You set the FileAlignment option from the Advanced page of the Build properties for your project in Visual Studio. Each section will be aligned on a boundary that is a multiple of the FileAlignment value. There's no fixed default. If FileAlignment isn't specified, the common language runtime picks a default at compile time. By specifying the section size, you affect the size of the output file. Modifying section size may be useful for programs that will run on smaller devices. Use DUMPBIN to see information about sections in your output file.

## ErrorEndLocation

Instructs the compiler to output line and column of the end location of each error.

<ErrorEndLocation>filename</ErrorEndLocation>


By default, the compiler writes the starting location in source for all errors and warnings. When this option is set to true, the compiler writes both the starting and end location for each error and warning.

## NoStandardLib

NoStandardLib prevents the import of mscorlib.dll, which defines the entire System namespace.

<NoStandardLib>true</NoStandardLib>


Use this option if you want to define or create your own System namespace and objects. If you don't specify NoStandardLib, mscorlib.dll is imported into your program (same as specifying <NoStandardLib>false</NoStandardLib>).

## SubsystemVersion

Specifies the minimum version of the subsystem on which the executable file runs. Most commonly, this option ensures that the executable file can use security features that aren’t available with older versions of Windows.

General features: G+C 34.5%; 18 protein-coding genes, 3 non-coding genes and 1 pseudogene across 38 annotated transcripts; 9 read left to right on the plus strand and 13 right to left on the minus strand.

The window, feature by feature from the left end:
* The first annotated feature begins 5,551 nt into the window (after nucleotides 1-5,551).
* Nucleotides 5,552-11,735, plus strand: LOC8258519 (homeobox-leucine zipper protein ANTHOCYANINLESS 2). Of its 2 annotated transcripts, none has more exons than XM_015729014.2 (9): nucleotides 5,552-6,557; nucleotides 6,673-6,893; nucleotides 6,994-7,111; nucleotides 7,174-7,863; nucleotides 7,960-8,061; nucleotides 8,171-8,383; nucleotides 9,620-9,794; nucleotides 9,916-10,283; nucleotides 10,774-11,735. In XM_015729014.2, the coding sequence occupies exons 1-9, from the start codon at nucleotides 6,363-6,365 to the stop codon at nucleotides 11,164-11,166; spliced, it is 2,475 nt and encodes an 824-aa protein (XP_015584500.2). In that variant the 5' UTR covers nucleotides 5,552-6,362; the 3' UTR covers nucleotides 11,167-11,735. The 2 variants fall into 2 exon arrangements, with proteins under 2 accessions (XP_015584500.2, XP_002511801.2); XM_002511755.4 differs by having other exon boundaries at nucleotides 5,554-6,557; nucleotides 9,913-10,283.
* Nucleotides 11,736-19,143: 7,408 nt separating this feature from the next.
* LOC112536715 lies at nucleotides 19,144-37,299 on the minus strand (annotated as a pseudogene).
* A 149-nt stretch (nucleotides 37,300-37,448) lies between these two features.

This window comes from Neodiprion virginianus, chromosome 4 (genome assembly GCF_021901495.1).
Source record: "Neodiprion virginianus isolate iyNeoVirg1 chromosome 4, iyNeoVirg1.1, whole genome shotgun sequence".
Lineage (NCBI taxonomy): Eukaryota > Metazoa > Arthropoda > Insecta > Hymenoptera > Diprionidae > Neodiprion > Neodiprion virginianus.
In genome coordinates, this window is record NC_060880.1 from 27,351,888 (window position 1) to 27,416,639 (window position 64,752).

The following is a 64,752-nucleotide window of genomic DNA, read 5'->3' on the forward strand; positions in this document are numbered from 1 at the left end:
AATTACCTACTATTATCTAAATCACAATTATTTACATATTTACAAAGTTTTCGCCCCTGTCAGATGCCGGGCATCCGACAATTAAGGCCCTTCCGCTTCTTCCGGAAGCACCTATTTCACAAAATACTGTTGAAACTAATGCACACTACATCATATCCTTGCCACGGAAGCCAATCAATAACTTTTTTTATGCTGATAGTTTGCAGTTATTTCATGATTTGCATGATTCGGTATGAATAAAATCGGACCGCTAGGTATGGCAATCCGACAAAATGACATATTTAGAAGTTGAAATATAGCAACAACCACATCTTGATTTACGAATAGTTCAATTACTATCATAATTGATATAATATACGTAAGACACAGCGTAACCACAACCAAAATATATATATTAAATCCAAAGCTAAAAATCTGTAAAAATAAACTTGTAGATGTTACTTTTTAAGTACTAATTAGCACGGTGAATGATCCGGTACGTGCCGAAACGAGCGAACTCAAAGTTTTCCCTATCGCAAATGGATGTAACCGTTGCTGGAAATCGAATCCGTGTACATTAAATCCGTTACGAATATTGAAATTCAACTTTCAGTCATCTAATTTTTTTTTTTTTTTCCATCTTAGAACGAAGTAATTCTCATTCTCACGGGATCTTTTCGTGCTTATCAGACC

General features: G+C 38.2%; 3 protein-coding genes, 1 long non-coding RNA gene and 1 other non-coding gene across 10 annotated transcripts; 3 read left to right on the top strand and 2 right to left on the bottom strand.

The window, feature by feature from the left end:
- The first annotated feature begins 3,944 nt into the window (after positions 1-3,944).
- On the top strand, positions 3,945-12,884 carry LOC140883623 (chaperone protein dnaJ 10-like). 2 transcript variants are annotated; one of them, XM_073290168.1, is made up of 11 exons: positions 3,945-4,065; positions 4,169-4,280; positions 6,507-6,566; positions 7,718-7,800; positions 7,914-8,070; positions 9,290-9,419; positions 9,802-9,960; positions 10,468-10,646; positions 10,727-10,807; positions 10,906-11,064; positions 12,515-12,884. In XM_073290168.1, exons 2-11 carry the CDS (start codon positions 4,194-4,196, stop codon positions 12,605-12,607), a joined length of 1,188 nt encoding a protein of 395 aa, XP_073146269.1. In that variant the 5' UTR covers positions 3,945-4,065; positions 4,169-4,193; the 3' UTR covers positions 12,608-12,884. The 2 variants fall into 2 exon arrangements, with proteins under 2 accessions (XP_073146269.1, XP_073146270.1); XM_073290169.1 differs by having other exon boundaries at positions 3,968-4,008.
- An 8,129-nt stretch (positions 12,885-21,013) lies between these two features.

Note

To specify the subsystem itself, use the TargetType compiler option.

<SubsystemVersion>major.minor</SubsystemVersion>


The major.minor specify the minimum required version of the subsystem, as expressed in a dot notation for major and minor versions. For example, you can specify that an application can't run on an operating system that's older than Windows 7. Set the value of this option to 6.01, as the table later in this article describes. You specify the values for major and minor as integers. Leading zeroes in the minor version don't change the version, but trailing zeroes do. For example, 6.1 and 6.01 refer to the same version, but 6.10 refers to a different version. We recommend expressing the minor version as two digits to avoid confusion.

The following table lists common subsystem versions of Windows.

Windows version Subsystem version
Windows Server 2003 5.02
Windows Vista 6.00
Windows 7 6.01
Windows Server 2008 6.01
Windows 8 6.02

The default value of the SubsystemVersion compiler option depends on the conditions in the following list:

• The default value is 6.02 if any compiler option in the following list is set:
• The default value is 6.00 if you're using MSBuild, you're targeting .NET Framework 4.5, and you haven't set any of the compiler options that were specified earlier in this list.
• The default value is 4.00 if none of the previous conditions are true.

## ModuleAssemblyName

Specifies the name of an assembly whose non-public types a .netmodule can access.

<ModuleAssemblyName>assembly_name</ModuleAssemblyName>


ModuleAssemblyName should be used when building a .netmodule, and where the following conditions are true:

• The .netmodule needs access to non-public types in an existing assembly.
• You know the name of the assembly into which the .netmodule will be built.
• The existing assembly has granted friend assembly access to the assembly into which the .netmodule will be built.